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flying fish

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Reply with quote  #1 

We've always wanted a 57 or 58 Herters Deluxe with the tall fins so when we recently sold our 1959 Herters Mark III we started looking for another Herters to restore.   

Jackie and I, along with Del and Diane  Vanemmrik, had stopped at a restaurant for lunch in northern Minnesota last summer on our way to the boat show at Gull Lake.  When we finished eating and went back outside a woman and her husband were looking at our 59 Herters.  She said that she had one just like it stored at their lake home and it had been in her family since it was new.   Her husband disagreed with her and said her boat was similar, but not exactly the same as ours.   I told her if she would email me pictures of it, I would try to identify it for her. 

She did, and it turned out to be a 1957 Herters Flying Fish that was complete except for the windshield.   It appeared to be in restorable condition, even after being stored outside, upside down, for the last 20-30 years.   It even had the original red and green lights in the bow casting!  I have been trying to find a decent 57 Flying Fish to restore for a few years.   Talk about coincidence!

It took almost ten months to convince her to sell it to us.  Just last week she finally decided to sell it,  but her price had a strange twist in it.  She would give us the boat if we donated a thousand dollars to her favorite charity, and we have to attach a small plaque on the boat with her father listed as the original owner.

Not a problem.  We wrote out the check to the charity, she will provide the plaque, and we picked up the boat.  She seemed pleased that the boat was going to be restored instead of rotting away behind their lake place. And we offered to bring the the boat to her lake home for a day this summer for a reunion of the boat with all the family members that had learned to water ski and fish in the boat.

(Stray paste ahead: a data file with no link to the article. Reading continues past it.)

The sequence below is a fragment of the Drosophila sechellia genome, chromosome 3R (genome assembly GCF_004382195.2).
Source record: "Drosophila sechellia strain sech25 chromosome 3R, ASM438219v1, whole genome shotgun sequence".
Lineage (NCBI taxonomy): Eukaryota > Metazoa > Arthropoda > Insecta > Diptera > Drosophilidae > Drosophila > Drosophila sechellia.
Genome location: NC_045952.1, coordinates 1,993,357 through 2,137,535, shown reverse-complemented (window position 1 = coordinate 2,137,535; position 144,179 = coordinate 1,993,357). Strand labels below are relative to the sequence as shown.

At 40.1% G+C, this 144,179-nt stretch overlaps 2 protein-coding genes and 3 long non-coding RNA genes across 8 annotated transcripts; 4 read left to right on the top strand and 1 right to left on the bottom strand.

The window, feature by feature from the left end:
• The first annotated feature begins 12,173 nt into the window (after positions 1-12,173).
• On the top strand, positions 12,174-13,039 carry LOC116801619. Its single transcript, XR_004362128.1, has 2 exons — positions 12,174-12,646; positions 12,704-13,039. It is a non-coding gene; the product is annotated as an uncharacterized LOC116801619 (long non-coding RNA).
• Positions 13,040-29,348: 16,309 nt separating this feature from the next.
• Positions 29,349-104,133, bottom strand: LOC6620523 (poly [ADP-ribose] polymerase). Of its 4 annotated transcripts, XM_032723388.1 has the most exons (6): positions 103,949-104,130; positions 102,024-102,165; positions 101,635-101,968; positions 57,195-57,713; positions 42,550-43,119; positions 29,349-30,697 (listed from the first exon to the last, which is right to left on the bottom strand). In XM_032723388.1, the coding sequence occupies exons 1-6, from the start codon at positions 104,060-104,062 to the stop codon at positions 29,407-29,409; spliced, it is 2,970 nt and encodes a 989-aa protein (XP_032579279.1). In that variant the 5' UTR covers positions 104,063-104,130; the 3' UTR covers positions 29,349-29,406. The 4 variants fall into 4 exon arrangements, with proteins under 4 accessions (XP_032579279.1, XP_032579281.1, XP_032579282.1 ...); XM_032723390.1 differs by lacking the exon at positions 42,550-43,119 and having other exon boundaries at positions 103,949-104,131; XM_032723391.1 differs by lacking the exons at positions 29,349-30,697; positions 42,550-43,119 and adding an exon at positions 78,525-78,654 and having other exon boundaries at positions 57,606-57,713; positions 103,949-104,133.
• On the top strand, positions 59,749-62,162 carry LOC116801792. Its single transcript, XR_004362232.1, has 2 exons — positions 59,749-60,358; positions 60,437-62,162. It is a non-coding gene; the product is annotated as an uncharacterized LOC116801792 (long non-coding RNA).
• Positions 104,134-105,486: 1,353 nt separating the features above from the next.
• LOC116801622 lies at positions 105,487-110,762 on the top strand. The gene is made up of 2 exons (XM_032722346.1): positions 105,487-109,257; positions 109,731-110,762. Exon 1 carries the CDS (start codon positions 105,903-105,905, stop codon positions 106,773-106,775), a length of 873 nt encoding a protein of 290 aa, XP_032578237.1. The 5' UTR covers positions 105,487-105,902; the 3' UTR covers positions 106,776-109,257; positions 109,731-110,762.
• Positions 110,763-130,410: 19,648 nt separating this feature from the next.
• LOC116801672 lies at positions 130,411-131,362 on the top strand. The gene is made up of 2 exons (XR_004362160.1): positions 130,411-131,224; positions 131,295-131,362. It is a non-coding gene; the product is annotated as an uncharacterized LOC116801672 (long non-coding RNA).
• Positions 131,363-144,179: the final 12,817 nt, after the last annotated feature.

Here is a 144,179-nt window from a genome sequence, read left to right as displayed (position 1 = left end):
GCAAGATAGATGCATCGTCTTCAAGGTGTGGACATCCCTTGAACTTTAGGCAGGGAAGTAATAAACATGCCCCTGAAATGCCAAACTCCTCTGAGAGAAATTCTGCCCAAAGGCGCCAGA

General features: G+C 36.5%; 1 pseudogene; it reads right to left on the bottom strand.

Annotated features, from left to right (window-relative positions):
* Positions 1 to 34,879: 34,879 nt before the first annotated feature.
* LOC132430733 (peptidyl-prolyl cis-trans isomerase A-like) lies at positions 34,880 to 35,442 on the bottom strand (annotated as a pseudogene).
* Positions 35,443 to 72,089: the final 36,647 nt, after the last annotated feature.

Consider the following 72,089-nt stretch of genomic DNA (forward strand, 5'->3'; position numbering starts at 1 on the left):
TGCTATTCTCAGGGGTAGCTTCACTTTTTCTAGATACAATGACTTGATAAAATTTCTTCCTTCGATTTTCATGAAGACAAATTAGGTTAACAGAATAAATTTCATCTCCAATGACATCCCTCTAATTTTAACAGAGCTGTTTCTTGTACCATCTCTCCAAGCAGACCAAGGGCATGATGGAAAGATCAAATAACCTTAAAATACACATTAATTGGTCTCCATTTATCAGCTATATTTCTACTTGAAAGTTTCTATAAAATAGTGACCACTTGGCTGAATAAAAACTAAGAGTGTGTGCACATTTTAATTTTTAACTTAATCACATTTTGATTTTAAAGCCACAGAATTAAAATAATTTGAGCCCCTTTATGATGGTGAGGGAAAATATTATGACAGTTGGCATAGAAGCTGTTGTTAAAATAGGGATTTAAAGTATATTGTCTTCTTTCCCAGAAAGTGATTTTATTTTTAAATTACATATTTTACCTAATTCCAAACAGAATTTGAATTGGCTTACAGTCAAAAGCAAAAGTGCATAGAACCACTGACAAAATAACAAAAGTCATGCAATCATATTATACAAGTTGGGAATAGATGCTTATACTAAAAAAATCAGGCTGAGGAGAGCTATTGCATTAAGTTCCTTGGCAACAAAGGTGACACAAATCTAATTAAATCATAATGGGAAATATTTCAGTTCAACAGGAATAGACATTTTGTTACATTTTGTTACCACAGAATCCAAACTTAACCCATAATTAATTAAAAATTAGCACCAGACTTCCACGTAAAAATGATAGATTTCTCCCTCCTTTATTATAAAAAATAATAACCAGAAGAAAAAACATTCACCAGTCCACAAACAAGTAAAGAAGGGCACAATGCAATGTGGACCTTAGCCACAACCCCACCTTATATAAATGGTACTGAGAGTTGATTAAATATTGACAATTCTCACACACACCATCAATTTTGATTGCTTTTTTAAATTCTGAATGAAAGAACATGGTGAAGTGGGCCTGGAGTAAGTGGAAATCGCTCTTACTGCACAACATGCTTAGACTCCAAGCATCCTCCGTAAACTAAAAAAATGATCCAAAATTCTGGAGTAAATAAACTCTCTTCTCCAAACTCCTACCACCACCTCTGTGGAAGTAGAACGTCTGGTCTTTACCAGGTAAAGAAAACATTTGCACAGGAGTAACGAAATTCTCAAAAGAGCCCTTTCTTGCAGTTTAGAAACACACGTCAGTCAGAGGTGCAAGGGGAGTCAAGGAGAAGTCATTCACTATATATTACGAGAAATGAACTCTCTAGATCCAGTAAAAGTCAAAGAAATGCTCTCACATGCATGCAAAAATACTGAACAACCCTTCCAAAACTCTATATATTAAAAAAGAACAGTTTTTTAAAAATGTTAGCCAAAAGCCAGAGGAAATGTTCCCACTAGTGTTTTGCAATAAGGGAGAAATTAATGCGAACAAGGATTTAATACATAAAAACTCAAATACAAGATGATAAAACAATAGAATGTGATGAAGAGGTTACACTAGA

Now the fun begins.  We have to decide on colors for the boat and what type of motor and trailer to use.   We have pretty well decided, at least for now, that it will have a Mercury dockbuster and a Tee Nee trailer.  A Scott may be in it's future, but I have a dockbuster almost ready to go, and I would have to build a Scott from scratch.

If everything goes together without too many problems, it could be done at the end of June, or hopefully earlier.

 

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KevFin

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Reply with quote  #2 
Great story and a great find!  Thanks for the picture, please keep us updated.  This is sure to be an excellent restoration and I can't wait to see it in person some time.  Be sure and get some pictures of the boat / owner reunion when that happens, it sounds like a once and a lifetime event.  What do you have in mind for colors?

-KevFin
flying fish

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Reply with quote  #3 

Kevin,

The boat was originally light blue, both top and bottom, and that doesn’t seem to be a really eye catching color so we decided to change it.  We mainly show our boat, and only put it in the water occasionally at shows and for boat parades so the colors should stand out.

The 59 Herters we sold was stock Herters pink and white when we bought it.  We pulled with our 1955 Imperial that has a light brown bottom and a coral top.  It looked pretty good with the pink and white boat.   With the new boat, we have the opportunity to paint the boat to match the car, we can paint it stock Herters colors, or we can make it something completely different.

Right now we are leaning towards keeping the boat in stock Herters colors rather than matching the car.    The only colors listed in the 1956 through 1958 Herters catalog for the Flying Fish were tanager red, jet black, marine green, Bermuda blue, teal blue, flamingo pink, and sea green.  It wasn't until 1959 that they added gull white, beige, deep yellow, navy blue, wine, silver gray, and dark brown. 

We really want to keep the boat original as possible, so we decided to go with 1957 colors.